Some things in life easily lend themselves to trial and error. Moviemaking is not one of them. Could “Sátántangó” succeed better at 2 hours? 5? 11? A filmmaker only gets one chance. It is not a matter of re-editing. In each case, it’s a different movie, different agendas; a 2-hour version of “Sátántangó” would have to be shot before or after the version we know, the actors would be at different ages, the priority from the beginning of the production different. There is a budget that will pay for so much filming. Actors and filmmakers have other commitments and deadlines. They must make a living. Filming locations aren’t always available. Point being, there is no possible way Béla Tarr could do 4 versions of “Sátántangó” at varying lengths to determine the most effective length. He is inspired by an idea, seeks financing, and acts upon it. Tarr is correct that time is genuine; he could’ve noted that it is steady, fixed and neither expandable nor shrinkable; once it’s gone, it’s gone, and then can resume, everything older than it previously was.

The same constraints exist for anyone reviewing “Sátántangó” or any film. Could they go for weeks, putting together 20,000 words on anything relevant to this work? Perhaps. But there are deadlines to meet, other responsibilities in their lives, and unwanted monotony from obsessing over a single project.

The flaw, perhaps the only one, in “Sátántangó” is the suggestion of it. If it is indeed one of the greatest films ever made, supporters need to explain why it should not be 9 hours. Here is a single motion picture, low budget, in black and white, a foreign language (for non-Hungarian viewers), about a bleak existence, to occupy pretty much your entire workday.

A lot of smart, open-minded, patient people — including cinemaphiles with impeccable credentials — will hear that description and decide it sounds “indulgent” or “pretentious.” Humans cannot unsee and rewind the clock. Welles and Hitchcock and Bergman and Renoir did masterworks in a far more agreeable amount of time. Every moment spent watching “Sátántangó” is a moment not spent watching, or doing, something else. Unfortunately, like all great art, it is missable. In a Catch-22 of artistic appreciation, we pick and choose never really knowing what we’re declining. For guidance or reassurance, we rely on the word of those who have seen it, or maybe the trailer, the poster, the description, or a gut feeling.

“Sátántangó” works. Maybe anyone could do it; Tarr did. Great films aren’t limited to their duration. They’re to be appreciated, considered, savored for hours, days, years afterwards. “Sátántangó” very much meets that definition. Those who don’t bother have a point too.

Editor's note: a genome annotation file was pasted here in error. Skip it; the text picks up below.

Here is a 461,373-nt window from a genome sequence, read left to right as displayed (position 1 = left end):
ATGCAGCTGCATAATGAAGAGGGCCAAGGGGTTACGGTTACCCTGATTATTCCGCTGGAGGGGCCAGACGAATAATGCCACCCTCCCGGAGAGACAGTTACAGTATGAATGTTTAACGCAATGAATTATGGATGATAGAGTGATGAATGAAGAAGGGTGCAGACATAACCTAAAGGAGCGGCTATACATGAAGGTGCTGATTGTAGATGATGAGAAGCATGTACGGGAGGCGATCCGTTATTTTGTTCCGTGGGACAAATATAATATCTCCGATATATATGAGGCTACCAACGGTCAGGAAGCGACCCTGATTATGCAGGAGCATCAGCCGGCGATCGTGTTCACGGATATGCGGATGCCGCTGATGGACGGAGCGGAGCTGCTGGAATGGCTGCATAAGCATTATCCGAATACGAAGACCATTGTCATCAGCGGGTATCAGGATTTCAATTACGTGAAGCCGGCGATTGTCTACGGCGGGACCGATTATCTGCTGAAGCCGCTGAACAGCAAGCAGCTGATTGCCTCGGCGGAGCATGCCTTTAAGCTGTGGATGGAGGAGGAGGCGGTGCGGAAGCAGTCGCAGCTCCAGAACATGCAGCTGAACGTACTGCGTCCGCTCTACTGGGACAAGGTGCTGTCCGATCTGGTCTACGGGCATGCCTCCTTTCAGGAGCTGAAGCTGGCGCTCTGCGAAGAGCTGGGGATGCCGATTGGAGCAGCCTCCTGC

4 stars
(November 2017)

“Sátántangó” (1994)
Starring Mihály Vig as Irimiás ♦ Dr. Putyi Horváth as Petrina ♦ László feLugossy as Schmidt ♦ Éva Almási Albert as Schmidtné ♦ János Derzsi as Kráner ♦ Irén Szajki as Kránerné ♦ Alfréd Járai as Halics ♦ Miklós Székely B. as Futaki ♦ Erzsébet Gaál as Halicsné ♦ György Barkó as Iskolaigazgató ♦ Zoltán Kamondi as Kocsmáros ♦ Barna Mihók as Kerekes ♦ Péter Dobai as Százados ♦ András Bodnár as Horgos Sanyi ♦ Erika Bók as Estike ♦ Peter Berling as Orvos ♦ Ica Bojár as Horgosné ♦ István Juhász as Kelemen ♦ Ferenc Kállai as Orvos (voice) ♦ Mihály Ráday as Narrator (voice) ♦ Gyula Pauer ♦ Ernõ Mihályi ♦ Mihály Kormos ♦ András Fekete ♦ Andor Simai ♦ Katalin Krizsánné Kovács ♦ Vilmosné Pataki ♦ Mária Borbély ♦ Kati Makrányi ♦ Zsuzsa Fodor ♦ Beatrix Jeszensky ♦ Rita Deák Varga ♦ Frigyes Hollósy ♦ Ágnes Kamondy ♦ Kína Vetõ ♦ Mia Santamaria ♦ József Kresinka

Directed by: Béla Tarr

Written by: László Krasznahorkai (novel)
Written by: Mihály Vig, Péter Dobai, Barna Mihók (story)
Written by: Béla Tarr, László Krasznahorkai (screenplay)

Producer: György Fehér
Producer: Joachim von Vietinghoff
Producer: Ruth Waldburger

Music: Mihály Vig
Cinematography: Gábor Medvigy
Production design: Sándor Kállay
Set decoration: Sándor Katona, Béla Zsolt Tóth
Editing: Ágnes Hranitzky
Costumes: János Breckl, Gyula Pauer
Special effects: Péter Pásztorfi
Dedicated to: Alf Bold
Special thanks: Tibor Dimény
Special thanks: Gábor Koncz
Special thanks: Marcell Merza
Special thanks: Ernõ Mihályi
Special thanks: Tibor Orosz
Special thanks: Ulrich Ströhle
Special thanks: Sándor Sõth
Special thanks: Gábor Téni
Special thanks: Karin Wegmann
Special thanks: Katalin Óvári
With the support of: Klári Téni
With the support of: László Vincze